If you need exact quantities let me know. This is a very simple recipe, but its very, very tasty.

**Tupac: if you are around, this is the recipe that I totally forgot to send to you. My apologies!!!

Thanks all! hathor, not only does this sound great but it's also pretty much exactly the recipe that a Roman friend described to me last night...I'll let y'all know how it turns out.

dochl, that recipe looks intriguing, but since we're already doing doughy stuff elsewhere I'm going to have to postpone the torta rustica for now....


Edited by markemorse (log)

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Thought I'd bump this as the picnic season re-approaches. Doing an Italian-based potlucky thing next week that may migrate up to the roof, so that's almost a picnic. Anyway, we're doing an assortment of focaccie and a big green salad with mint and chives, but I'm kind of looking for a homey baked vegetable dish that I can do beforehand and serve at "picnic temp".

I myself have a hankering for eggplant parm (or timballo di melanzane), kind of a lighter version, though....no frying. Fontina instead of mozzarella.

My question is, does this work alright at room temp? I know I've enjoyed eggplant parm ice cold out of the fridge before, but I'm like that....

Yes. You'll miss the melted-cheese effect, but small squares of parmigiana are often served at buffets at room temp.

I'm facing the first terrace meal of the season this Sunday with a coratella coi carciofi, which I don't even like. I make the artichokes and my mother-in-law, thank heaven, does the rest (ormai, it's an annual thing in that we are given a lamb with its coratella every Easter). I need to fill out the rest of the menu. I'm thinking in terms of vignarola for the non-coratella eaters, and I don't know what else, but it has to be easy. Baked white onions maybe. Friggitelli (peppers) maybe. I'm not too good on baked pastas, but that would probably be a good idea, but nothing too heavy...

eG roasted cauliflower? If I'm not serving it hot I add capers, pine nuts and raisins (thus also bringing it squarely into the Italian side of things)....it is the most foolproof thing I cook these days other than farinata.

+++

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Thought I'd bump this as the picnic season re-approaches. Doing an Italian-based potlucky thing next week that may migrate up to the roof, so that's almost a picnic. Anyway, we're doing an assortment of focaccie and a big green salad with mint and chives, but I'm kind of looking for a homey baked vegetable dish that I can do beforehand and serve at "picnic temp".

I myself have a hankering for eggplant parm (or timballo di melanzane), kind of a lighter version, though....no frying. Fontina instead of mozzarella.

My question is, does this work alright at room temp? I know I've enjoyed eggplant parm ice cold out of the fridge before, but I'm like that....

Yes. You'll miss the melted-cheese effect, but small squares of parmigiana are often served at buffets at room temp.

I'm facing the first terrace meal of the season this Sunday with a coratella coi carciofi, which I don't even like. I make the artichokes and my mother-in-law, thank heaven, does the rest (ormai, it's an annual thing in that we are given a lamb with its coratella every Easter). I need to fill out the rest of the menu. I'm thinking in terms of vignarola for the non-coratella eaters, and I don't know what else, but it has to be easy. Baked white onions maybe. Friggitelli (peppers) maybe. I'm not too good on baked pastas, but that would probably be a good idea, but nothing too heavy...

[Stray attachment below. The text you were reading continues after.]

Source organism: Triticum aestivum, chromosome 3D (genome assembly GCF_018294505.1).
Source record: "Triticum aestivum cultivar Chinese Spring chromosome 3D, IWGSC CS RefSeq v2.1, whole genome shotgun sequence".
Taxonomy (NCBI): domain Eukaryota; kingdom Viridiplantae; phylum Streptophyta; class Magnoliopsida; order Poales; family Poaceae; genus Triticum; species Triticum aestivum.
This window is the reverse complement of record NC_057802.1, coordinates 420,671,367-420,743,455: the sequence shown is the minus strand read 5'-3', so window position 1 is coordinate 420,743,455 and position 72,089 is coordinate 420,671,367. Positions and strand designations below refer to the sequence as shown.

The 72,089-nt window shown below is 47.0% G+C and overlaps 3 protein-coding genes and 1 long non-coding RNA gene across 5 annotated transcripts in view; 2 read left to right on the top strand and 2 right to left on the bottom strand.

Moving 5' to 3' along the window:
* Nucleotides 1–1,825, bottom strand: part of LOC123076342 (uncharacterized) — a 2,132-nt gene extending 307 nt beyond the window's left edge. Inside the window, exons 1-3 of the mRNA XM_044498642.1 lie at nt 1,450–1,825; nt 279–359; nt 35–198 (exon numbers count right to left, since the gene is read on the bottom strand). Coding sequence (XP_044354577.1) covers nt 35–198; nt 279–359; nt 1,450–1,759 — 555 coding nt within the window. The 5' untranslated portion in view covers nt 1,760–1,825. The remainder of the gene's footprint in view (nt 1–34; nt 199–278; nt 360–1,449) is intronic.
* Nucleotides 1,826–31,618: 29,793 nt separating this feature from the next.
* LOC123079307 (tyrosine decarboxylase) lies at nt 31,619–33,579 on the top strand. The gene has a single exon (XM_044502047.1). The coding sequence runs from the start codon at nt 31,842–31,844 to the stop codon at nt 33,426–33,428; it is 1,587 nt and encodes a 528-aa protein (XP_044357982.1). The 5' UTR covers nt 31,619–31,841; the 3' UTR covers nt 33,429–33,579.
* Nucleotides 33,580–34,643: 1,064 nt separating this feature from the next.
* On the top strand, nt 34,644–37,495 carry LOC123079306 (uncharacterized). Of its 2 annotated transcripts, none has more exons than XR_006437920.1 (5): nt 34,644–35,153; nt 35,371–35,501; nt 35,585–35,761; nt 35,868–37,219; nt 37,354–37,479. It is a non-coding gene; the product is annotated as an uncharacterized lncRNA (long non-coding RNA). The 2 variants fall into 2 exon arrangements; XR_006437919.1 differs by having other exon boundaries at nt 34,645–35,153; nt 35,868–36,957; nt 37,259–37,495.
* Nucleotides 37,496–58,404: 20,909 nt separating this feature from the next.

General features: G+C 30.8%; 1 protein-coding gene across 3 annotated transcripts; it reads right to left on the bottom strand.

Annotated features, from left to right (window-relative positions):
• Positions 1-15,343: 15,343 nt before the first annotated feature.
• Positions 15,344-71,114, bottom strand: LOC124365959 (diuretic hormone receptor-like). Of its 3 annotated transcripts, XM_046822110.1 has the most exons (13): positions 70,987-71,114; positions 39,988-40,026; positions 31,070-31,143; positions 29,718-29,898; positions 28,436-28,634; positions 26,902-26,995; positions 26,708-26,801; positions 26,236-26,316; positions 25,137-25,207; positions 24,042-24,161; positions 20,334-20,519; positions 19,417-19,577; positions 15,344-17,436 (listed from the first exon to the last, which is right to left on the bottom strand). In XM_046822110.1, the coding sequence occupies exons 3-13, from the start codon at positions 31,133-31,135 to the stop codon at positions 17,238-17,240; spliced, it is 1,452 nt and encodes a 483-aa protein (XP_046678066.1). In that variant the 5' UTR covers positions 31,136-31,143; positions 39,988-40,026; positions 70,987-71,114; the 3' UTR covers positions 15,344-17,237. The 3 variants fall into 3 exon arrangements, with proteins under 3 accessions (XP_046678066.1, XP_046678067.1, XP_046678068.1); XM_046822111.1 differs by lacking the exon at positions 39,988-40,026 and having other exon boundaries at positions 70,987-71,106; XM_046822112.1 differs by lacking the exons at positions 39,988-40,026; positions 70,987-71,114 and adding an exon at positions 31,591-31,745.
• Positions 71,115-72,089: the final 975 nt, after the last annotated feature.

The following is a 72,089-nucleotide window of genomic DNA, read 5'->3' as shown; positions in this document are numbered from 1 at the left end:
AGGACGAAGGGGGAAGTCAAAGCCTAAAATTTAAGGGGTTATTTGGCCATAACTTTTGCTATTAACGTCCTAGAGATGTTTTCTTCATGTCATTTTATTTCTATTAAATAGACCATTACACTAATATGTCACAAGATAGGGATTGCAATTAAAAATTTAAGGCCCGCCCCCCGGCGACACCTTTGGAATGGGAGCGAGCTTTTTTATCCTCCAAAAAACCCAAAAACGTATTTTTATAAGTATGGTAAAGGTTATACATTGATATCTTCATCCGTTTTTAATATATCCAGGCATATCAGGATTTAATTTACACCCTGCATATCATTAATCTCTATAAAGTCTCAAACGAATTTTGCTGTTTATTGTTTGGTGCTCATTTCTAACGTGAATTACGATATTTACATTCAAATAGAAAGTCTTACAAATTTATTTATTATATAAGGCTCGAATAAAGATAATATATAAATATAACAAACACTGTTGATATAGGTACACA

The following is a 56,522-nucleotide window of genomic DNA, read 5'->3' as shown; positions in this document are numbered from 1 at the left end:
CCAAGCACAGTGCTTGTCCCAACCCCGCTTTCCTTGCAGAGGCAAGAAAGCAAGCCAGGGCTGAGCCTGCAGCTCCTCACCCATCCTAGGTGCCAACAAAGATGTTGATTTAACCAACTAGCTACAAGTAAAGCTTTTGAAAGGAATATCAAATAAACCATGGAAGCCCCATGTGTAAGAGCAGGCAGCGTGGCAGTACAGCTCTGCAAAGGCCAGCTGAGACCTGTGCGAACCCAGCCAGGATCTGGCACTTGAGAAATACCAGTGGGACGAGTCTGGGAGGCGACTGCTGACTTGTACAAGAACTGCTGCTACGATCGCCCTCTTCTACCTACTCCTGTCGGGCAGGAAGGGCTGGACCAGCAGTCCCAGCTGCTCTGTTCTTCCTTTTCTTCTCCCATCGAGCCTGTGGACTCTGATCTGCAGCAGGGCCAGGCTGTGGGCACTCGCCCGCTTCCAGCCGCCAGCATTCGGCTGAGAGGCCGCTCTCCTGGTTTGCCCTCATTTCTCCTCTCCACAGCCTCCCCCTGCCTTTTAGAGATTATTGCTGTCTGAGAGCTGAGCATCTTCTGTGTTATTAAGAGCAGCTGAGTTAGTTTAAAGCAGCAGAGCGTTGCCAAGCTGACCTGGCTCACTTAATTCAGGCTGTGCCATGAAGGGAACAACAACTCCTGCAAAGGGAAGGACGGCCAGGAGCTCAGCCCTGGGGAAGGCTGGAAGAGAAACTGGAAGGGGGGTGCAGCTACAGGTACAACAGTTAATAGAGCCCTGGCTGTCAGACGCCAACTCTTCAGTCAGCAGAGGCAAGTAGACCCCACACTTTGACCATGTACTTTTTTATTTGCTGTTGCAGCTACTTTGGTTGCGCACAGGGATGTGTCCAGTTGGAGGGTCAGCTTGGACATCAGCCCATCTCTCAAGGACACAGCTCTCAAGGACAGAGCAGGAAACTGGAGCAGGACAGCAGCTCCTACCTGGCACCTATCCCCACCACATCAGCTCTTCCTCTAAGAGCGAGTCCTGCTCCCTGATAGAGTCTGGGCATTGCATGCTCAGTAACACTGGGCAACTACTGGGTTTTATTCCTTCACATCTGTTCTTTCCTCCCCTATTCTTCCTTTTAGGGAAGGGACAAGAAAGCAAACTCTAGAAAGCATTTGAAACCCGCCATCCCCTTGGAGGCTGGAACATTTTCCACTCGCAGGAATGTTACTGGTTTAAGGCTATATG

eG roasted cauliflower? If I'm not serving it hot I add capers, pine nuts and raisins (thus also bringing it squarely into the Italian side of things)....it is the most foolproof thing I cook these days other than farinata.

+++

Funny, I just bought a cauliflower thinking either I'd roast in this evening or serve it for the lunch tomorrow. I have come late to roasting cauliflower because Italians don't do it; I got it out of Mitchell Davis's latest book and love it. However, I think it's tons better right out of the oven than the next day. Your system, I presume, solves that problem. And thanks for mentioning farinata. I have half a bag of chickpea flour I want to finish before the weather gets hot. If you have a foolproof recipe I'd love to know it. The other thing I was thinking of doing with it is Sicilian panette.


Maureen B. Fant
www.maureenbfant.com

www.elifanttours.com

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      Also, Chinese restaurant dishes are often given have really flowery, poetic names which tell you nothing of the contents. Chinese speakers have to ask. One dish on my local restaurant menu reads “Maternal Grandmother's Fluttering Fragrance.” It is, of course, spicy pork ribs!
      Away from the tourist places, where you probably don't want to be eating anyway, very few restaurants will have translations of any sort. Even the best places' translations will be indecipherable. I have been in restaurants where they have supplied an “English menu”, but if I didn't know Chinese would have been unable to order anything. It was gibberish.
       
      To go back to Buddhism and Taoism, it is a mistake to assume that genuine followers of either (or more usually a mix of the two) are necessarily vegetarian. Many Chinese Buddhists are not. In fact, the Dalai Lama states in his autobiography that he is not vegetarian. It would be very difficult to survive in Tibet on a vegetarian diet.
       
      There are vegetarian restaurants in many places (although the ones around where I am never seem to last more than six months). In the larger cities such as Beijing and Shanghai they are more easily findable.
       
      Curiously, many of these restaurants make a point of emulating meat dishes. The menu reads like any meat using restaurant, but the “meat” is made from vegetable substitutes (often wheat gluten or konjac based).
       
      To be continued